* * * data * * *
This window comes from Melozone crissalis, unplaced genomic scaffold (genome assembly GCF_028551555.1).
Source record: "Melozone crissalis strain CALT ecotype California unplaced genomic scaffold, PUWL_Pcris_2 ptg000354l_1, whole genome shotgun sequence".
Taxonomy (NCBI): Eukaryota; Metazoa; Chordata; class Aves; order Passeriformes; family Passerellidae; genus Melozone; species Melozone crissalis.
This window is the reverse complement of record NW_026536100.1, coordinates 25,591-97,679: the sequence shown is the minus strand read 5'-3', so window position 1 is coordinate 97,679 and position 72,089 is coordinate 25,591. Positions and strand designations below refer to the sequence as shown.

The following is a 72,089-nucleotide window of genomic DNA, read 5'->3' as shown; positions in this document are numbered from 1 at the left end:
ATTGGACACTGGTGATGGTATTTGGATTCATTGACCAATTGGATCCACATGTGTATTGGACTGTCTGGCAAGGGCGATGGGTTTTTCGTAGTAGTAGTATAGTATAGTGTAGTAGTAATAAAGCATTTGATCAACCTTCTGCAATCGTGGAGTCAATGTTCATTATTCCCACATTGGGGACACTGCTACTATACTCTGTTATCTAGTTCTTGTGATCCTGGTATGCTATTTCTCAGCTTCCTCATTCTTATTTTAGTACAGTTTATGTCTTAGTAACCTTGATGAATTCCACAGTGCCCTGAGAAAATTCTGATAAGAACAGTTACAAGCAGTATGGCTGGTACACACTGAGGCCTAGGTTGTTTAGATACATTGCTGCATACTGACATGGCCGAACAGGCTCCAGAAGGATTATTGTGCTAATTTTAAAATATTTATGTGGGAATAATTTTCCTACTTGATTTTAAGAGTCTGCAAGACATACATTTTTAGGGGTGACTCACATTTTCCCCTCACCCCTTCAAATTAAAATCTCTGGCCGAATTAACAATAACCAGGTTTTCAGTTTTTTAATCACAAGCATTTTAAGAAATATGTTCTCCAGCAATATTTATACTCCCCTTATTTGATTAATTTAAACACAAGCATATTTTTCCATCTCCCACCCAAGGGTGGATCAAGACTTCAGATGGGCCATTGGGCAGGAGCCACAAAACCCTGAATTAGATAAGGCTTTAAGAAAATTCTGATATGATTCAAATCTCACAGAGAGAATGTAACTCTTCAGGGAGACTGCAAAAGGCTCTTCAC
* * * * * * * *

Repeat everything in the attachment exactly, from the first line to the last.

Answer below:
This window comes from Melozone crissalis, unplaced genomic scaffold (genome assembly GCF_028551555.1).
Source record: "Melozone crissalis strain CALT ecotype California unplaced genomic scaffold, PUWL_Pcris_2 ptg000354l_1, whole genome shotgun sequence".
Taxonomy (NCBI): Eukaryota; Metazoa; Chordata; class Aves; order Passeriformes; family Passerellidae; genus Melozone; species Melozone crissalis.
This window is the reverse complement of record NW_026536100.1, coordinates 25,591-97,679: the sequence shown is the minus strand read 5'-3', so window position 1 is coordinate 97,679 and position 72,089 is coordinate 25,591. Positions and strand designations below refer to the sequence as shown.

The following is a 72,089-nucleotide window of genomic DNA, read 5'->3' as shown; positions in this document are numbered from 1 at the left end:
ATTGGACACTGGTGATGGTATTTGGATTCATTGACCAATTGGATCCACATGTGTATTGGACTGTCTGGCAAGGGCGATGGGTTTTTCGTAGTAGTAGTATAGTATAGTGTAGTAGTAATAAAGCATTTGATCAACCTTCTGCAATCGTGGAGTCAATGTTCATTATTCCCACATTGGGGACACTGCTACTATACTCTGTTATCTAGTTCTTGTGATCCTGGTATGCTATTTCTCAGCTTCCTCATTCTTATTTTAGTACAGTTTATGTCTTAGTAACCTTGATGAATTCCACAGTGCCCTGAGAAAATTCTGATAAGAACAGTTACAAGCAGTATGGCTGGTACACACTGAGGCCTAGGTTGTTTAGATACATTGCTGCATACTGACATGGCCGAACAGGCTCCAGAAGGATTATTGTGCTAATTTTAAAATATTTATGTGGGAATAATTTTCCTACTTGATTTTAAGAGTCTGCAAGACATACATTTTTAGGGGTGACTCACATTTTCCCCTCACCCCTTCAAATTAAAATCTCTGGCCGAATTAACAATAACCAGGTTTTCAGTTTTTTAATCACAAGCATTTTAAGAAATATGTTCTCCAGCAATATTTATACTCCCCTTATTTGATTAATTTAAACACAAGCATATTTTTCCATCTCCCACCCAAGGGTGGATCAAGACTTCAGATGGGCCATTGGGCAGGAGCCACAAAACCCTGAATTAGATAAGGCTTTAAGAAAATTCTGATATGATTCAAATCTCACAGAGAGAATGTAACTCTTCAGGGAGACTGCAAAAGGCTCTTCAC